Unnecessarily Restrictive Disability Definition
There is no internationally accepted definition of disability. The CRPD describes people with disabilities as including those “who have long-term physical, mental, intellectual, or sensory impairments which, in interaction with various barriers, may hinder their full and effective participation in society on an equal basis with others.” Iran’s 2004 disability law defines a person with a disability as:[A]ny person who, based on diagnosis of the SWO Medical Commissions, has physical, intellectual, mental, or multiple impairments amounting to continuous and considerable deficiency in their health and general functioning to the level that the person’s social and economic independence is reduced.
This definition reflects a medical model by focusing on an individual’s health and functioning as determiners of disability. It also suggests that the government excludes conditions as disabilities in some way determined to be “less severe” or non-continuous. SWO Director Anooshiravan Mohseni Bandpei confirmed in a 2016 news interview that “only those having severe or very severe disabilities are covered by the SWO.” SWO Rehabilitation Director Hosein Nahvinejad described the government’s approach as:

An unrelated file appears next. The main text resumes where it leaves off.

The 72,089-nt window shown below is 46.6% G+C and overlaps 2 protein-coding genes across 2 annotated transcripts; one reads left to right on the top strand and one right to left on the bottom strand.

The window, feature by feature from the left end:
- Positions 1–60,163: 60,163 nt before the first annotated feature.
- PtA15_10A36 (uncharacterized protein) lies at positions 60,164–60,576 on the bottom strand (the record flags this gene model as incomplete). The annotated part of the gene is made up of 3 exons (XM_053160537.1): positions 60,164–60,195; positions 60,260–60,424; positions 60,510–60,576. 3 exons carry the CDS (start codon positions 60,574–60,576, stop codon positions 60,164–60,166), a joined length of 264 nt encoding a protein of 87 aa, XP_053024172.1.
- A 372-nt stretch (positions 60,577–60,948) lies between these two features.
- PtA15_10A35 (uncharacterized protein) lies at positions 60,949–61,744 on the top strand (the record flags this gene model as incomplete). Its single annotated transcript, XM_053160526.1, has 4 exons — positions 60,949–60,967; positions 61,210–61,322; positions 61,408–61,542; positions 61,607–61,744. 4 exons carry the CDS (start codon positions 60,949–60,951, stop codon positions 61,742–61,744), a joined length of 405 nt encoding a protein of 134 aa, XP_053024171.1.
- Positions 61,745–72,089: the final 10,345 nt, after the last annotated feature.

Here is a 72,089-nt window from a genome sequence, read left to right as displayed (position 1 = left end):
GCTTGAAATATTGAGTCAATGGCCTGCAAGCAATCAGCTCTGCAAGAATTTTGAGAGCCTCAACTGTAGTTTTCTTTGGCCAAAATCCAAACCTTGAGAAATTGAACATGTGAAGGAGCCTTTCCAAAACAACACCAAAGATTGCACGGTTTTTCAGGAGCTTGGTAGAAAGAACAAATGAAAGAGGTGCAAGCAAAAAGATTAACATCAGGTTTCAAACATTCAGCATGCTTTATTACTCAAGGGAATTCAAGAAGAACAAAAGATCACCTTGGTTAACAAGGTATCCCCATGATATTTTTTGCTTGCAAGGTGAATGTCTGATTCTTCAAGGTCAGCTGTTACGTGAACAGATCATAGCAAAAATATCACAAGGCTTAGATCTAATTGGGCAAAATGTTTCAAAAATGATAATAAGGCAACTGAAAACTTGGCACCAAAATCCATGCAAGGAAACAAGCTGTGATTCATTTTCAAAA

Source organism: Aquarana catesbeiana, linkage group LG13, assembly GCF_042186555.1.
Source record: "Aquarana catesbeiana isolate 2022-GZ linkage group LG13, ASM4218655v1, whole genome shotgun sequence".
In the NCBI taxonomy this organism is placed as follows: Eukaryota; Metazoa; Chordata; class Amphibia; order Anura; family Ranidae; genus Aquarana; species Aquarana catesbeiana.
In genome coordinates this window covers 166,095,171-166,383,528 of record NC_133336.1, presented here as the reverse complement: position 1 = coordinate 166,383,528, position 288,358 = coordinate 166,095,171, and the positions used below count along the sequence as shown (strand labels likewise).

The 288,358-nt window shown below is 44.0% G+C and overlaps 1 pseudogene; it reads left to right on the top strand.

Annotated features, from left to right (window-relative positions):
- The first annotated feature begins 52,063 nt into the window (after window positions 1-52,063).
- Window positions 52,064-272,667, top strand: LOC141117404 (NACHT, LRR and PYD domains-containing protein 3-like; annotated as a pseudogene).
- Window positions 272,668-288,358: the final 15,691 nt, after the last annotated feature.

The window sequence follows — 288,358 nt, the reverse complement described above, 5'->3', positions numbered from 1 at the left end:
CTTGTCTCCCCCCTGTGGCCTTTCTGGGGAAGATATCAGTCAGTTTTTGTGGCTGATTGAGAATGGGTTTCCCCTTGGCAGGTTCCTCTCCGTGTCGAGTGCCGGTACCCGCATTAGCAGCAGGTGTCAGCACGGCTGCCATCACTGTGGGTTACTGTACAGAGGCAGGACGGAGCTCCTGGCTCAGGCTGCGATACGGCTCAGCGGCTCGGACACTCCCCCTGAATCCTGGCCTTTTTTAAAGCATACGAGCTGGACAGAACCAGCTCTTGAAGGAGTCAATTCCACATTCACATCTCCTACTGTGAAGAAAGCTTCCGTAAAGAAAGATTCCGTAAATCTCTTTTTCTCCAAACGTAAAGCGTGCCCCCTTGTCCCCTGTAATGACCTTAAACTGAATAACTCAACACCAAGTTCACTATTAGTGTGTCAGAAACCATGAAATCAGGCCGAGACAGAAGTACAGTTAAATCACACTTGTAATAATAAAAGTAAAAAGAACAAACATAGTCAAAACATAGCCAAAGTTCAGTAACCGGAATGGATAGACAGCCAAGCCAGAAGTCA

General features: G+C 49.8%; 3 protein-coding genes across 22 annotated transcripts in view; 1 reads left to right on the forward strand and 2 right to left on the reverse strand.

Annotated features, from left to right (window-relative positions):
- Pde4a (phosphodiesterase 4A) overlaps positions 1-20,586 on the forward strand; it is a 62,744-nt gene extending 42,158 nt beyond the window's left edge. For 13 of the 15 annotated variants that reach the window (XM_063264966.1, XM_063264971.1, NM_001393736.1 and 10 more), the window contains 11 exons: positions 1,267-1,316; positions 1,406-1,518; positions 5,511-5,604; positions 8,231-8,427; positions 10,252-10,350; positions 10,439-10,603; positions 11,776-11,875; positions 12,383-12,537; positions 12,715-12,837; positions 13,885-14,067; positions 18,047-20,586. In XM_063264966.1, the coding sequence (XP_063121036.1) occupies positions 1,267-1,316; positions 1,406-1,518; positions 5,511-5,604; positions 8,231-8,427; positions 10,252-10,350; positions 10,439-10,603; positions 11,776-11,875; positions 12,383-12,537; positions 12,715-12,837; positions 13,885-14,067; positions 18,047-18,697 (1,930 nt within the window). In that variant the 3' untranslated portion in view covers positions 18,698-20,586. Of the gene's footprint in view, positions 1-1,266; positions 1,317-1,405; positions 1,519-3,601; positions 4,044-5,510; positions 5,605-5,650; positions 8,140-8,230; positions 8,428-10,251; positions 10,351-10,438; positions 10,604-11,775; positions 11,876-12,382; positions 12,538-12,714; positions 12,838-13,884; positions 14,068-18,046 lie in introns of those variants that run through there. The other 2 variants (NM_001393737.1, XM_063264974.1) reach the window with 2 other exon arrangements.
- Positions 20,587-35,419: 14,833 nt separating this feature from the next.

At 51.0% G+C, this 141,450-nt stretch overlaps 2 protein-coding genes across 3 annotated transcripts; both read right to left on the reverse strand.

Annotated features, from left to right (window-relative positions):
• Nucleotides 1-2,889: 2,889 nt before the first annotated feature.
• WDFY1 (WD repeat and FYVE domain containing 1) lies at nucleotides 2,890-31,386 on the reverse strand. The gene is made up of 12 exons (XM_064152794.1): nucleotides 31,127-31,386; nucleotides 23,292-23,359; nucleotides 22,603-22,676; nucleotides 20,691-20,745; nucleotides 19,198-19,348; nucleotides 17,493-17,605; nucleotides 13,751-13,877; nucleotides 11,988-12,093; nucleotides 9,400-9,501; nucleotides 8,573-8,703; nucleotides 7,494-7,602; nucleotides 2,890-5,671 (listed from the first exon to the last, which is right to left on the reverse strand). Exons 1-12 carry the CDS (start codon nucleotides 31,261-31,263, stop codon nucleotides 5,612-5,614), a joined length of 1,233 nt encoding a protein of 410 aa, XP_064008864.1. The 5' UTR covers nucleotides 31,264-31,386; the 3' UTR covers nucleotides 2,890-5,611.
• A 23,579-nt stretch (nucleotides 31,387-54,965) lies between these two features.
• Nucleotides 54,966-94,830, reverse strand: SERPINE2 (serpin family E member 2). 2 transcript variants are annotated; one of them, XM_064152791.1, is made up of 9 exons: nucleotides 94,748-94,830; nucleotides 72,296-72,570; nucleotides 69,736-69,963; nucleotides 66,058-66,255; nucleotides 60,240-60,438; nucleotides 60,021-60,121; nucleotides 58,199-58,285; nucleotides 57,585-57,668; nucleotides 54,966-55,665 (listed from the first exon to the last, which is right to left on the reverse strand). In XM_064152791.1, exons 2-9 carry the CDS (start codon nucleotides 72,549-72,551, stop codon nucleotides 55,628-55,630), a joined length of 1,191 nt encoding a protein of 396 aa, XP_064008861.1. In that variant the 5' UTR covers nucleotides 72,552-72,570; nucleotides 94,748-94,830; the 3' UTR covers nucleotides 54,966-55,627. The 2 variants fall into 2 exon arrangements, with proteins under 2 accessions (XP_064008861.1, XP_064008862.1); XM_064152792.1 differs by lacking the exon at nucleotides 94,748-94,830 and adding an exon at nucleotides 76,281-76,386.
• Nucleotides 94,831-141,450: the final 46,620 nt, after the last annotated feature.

In our definition, only a person who has an impairment hindering their life course and requires rehabilitative interventions is accepted as a disabled person. Based on field studies … we found that 2 percent of the population have higher than moderate level of disabilities requiring rehabilitation.
For persons with psychosocial disabilities, only those who are identified as having “chronic mental disease” are registered as persons with disabilities with the SWO. A person with a “chronic mental disease” is defined by having a psychological disease that has been continuous for at least the past two years and who has been hospitalized for their mental condition more than once in the last two years. The individual must also currently face social or professional dysfunction.
As a result of this overly restrictive definition, a large number of persons with psychosocial disabilities are not able to register with the SWO and receive SWO services. According to a 2011 Ministry of Health study, 23.6 percent of 15 to 64-year-olds in Iran (12.5 million persons) had some mental health condition. However, only a very small number of persons with mental health conditions, approximately 103,000 persons who have been assessed as having “chronic mental diseases” are currently registered with the SWO and thus eligible for support services.
Farah, a woman with psychosocial disabilities, said she has not been able to register with the SWO because she refused to be hospitalized. She said, “My mom worked in a mental hospital for many years and knew that they used electronic shock [Electroconvulsive Therapy] there. She didn’t want me to go through it, so I was never hospitalized and then never got the chance to register with SWO.”